Since last year, the new VEGAPULS 64 offers a radar level measurement solution that works even better, particularly in difficult installation situations. The crucial difference from previous radar level instruments is its frequency: 80 GHz instead of the usual 26 GHz. This allows a focusing of the radar beam that is more than three times better, which in turn has a whole series of positive effects on the measurement. The most obvious advantage: the narrow measuring beam simply flies past internal tank components. Until now, standpipes were often installed in storage tanks/spherical tanks to facilitate measurement with radar. Yet they have several disadvantages – on the one hand, they reduce measurement accuracy, and on the other, they are extremely laborious and expensive to install. However, they were needed to guide the radar energy and help avoid disturbing reflections from the tank internals. Thanks to its very good focusing/signal bundling, the new 80-GHz radar sensor Vegapuls 64 can be mounted directly on a tank without a standpipe. This makes measurement more reliable and accurate, and the measuring point less expensive to plan and set up.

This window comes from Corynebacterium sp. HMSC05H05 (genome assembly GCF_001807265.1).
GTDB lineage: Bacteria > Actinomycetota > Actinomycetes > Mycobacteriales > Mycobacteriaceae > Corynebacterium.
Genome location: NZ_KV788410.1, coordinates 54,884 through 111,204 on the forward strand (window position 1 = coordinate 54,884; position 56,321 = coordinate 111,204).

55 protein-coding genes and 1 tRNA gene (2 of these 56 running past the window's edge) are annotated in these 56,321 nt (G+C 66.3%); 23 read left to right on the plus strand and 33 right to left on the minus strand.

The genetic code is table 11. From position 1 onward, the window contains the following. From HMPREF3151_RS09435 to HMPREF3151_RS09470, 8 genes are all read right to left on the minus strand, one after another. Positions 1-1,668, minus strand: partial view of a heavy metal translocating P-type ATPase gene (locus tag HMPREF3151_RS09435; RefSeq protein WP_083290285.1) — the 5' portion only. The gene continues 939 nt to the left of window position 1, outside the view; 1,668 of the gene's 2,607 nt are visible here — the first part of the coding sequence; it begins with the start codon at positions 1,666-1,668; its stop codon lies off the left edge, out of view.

In addition, Vegapuls 64 is very suitable for poorly reflective media, i.e. liquids with low dielectric values, which are common in this industry. Vegapuls 64 has an exceptionally large dynamic range. The dynamic range of a radar sensor, i.e. the difference between the largest and the smallest signal, determines which applications the sensor can be used in. The greater the dynamics, the wider the application range of the sensors and the higher the measurement certainty. Larger signals automatically lead to better measurement. This means that media with poor reflective properties can now be measured much better than before.
Why this measuring instrument, although only a short time on the market, has already proven its prowess in the industry becomes clear when we take a closer look at the individual stations in a typical LNG/LPG process chain.